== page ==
Not to be lost in the conversation about unmanned aerial vehicles over land are significant developments of UAV capabilities over waters. Specifically, just a month ago now, the 41,000-pound X-47B became the first unmanned aircraft system to catapult off the deck of an aircraft carrier and conduct touch-and-go’s off the USS George Bush. A week later, the U.S. Navy’s Triton made its first flight, a major step in delivering a maritime surveillance capability to the armed forces.
The evolution of these machines dates back to at least 1997 when the Office of Naval Research investigated the concept of a Highly Maneuverable Lethal Vehicle. The year 2007 also is an important date. That is when the Navy awarded Northrup Grumman a $636 million contract for a “uninhabited” combat air vehicle (“UCAV”) demonstration, to integrate unmanned aircraft onto an aircraft carrier’s flight deck. The X-47B made its first flight a few years later, in February 2011.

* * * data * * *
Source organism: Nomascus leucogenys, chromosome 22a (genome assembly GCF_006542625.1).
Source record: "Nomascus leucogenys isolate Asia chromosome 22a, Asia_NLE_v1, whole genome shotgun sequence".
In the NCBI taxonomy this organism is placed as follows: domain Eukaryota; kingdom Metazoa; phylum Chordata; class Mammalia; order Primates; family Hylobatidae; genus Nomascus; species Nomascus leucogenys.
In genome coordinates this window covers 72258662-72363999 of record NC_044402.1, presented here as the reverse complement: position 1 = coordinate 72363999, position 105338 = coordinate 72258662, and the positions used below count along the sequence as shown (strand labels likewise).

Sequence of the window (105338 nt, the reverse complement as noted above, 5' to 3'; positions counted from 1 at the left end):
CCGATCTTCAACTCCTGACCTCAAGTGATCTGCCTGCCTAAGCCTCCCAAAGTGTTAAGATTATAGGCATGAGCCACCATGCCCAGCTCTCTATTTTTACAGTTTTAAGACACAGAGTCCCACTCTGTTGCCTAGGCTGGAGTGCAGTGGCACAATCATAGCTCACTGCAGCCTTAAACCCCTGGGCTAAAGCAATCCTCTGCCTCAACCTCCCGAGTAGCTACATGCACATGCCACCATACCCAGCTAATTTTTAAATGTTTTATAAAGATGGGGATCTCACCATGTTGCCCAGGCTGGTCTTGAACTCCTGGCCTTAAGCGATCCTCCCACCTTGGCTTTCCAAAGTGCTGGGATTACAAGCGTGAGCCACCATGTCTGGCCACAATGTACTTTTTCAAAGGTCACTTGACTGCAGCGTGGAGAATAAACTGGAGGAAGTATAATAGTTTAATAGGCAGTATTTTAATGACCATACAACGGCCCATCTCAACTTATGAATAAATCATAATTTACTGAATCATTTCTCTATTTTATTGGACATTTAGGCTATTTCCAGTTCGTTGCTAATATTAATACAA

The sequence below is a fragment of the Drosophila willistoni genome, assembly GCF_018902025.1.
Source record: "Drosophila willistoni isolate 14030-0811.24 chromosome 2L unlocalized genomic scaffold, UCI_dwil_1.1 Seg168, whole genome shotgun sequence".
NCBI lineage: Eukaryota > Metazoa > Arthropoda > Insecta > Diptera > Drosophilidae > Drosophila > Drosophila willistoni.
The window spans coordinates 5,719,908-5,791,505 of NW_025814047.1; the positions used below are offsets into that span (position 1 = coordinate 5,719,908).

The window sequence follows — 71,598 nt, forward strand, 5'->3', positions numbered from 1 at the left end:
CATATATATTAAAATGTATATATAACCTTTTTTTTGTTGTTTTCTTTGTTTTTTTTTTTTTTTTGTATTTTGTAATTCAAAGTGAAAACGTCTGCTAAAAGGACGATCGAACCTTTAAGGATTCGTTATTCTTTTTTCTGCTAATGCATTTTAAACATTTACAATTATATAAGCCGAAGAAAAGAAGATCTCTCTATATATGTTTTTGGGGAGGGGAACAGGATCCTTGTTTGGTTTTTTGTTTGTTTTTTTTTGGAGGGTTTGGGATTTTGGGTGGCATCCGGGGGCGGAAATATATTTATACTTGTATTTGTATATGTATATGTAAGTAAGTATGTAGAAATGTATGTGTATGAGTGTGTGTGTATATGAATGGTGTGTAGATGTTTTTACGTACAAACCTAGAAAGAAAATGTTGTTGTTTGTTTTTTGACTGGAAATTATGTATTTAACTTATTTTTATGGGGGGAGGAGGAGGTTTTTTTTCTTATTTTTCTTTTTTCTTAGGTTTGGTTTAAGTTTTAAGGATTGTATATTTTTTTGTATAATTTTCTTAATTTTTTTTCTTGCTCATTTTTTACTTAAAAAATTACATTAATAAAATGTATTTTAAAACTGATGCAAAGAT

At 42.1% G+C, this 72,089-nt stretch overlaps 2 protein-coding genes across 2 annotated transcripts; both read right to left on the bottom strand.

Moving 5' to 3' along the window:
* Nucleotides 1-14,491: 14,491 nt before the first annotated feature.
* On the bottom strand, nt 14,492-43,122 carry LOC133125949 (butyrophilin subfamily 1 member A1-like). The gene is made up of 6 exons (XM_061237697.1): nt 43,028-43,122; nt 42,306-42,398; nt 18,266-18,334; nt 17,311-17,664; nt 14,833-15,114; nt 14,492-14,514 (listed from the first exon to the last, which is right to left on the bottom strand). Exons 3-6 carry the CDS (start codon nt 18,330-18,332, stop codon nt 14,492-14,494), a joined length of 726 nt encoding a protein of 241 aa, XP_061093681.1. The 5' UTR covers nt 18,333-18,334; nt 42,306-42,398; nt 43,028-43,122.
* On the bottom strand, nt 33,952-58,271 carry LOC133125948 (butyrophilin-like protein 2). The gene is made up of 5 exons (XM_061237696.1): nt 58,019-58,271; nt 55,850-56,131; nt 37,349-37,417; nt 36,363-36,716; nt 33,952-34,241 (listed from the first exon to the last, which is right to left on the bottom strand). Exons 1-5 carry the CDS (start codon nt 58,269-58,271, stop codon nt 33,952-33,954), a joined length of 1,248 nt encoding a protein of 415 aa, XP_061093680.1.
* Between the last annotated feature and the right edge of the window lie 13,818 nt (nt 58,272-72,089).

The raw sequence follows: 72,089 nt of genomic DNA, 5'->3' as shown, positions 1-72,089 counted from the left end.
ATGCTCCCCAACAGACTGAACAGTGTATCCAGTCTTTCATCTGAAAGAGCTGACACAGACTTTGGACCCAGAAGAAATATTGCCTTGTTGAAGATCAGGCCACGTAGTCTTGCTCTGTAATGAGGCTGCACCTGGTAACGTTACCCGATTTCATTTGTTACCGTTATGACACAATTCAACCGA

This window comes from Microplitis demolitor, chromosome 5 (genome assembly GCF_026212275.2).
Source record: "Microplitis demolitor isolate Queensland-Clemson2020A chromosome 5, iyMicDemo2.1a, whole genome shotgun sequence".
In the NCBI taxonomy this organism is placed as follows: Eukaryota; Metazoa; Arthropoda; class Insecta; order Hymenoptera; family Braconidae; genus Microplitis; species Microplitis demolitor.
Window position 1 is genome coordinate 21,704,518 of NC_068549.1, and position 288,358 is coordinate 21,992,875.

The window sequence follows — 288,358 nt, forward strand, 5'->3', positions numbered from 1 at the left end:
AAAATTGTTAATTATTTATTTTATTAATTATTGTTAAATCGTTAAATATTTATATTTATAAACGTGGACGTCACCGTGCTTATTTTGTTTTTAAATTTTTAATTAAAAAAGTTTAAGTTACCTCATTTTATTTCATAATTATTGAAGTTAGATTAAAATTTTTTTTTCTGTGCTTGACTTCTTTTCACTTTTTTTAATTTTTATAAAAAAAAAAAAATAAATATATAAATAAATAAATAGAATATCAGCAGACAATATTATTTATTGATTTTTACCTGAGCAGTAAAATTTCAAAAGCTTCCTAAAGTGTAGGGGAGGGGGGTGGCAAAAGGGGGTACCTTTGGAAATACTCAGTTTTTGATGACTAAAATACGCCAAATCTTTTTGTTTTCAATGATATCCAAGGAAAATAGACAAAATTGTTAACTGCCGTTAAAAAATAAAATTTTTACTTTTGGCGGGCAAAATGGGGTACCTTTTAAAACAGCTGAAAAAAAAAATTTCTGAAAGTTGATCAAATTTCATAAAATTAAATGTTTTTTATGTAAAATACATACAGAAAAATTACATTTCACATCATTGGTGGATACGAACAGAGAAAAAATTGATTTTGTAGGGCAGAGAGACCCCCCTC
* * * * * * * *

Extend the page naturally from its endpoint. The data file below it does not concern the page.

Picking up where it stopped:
It will be interesting to see how this new breed of UAVs — Uclass (Unmanned Carrier-Launched Airborne Surveillance and Strike — develops.
Meanwhile, also over seas, the Italian government is backing the development of the Piaggio-Selex HammerHead, a medium altitude, long endurance (“MALE”) drone. It is expected to fly in August or September and is an important development as Europe’s own UAV capabilities lag behind those of the US and Israel.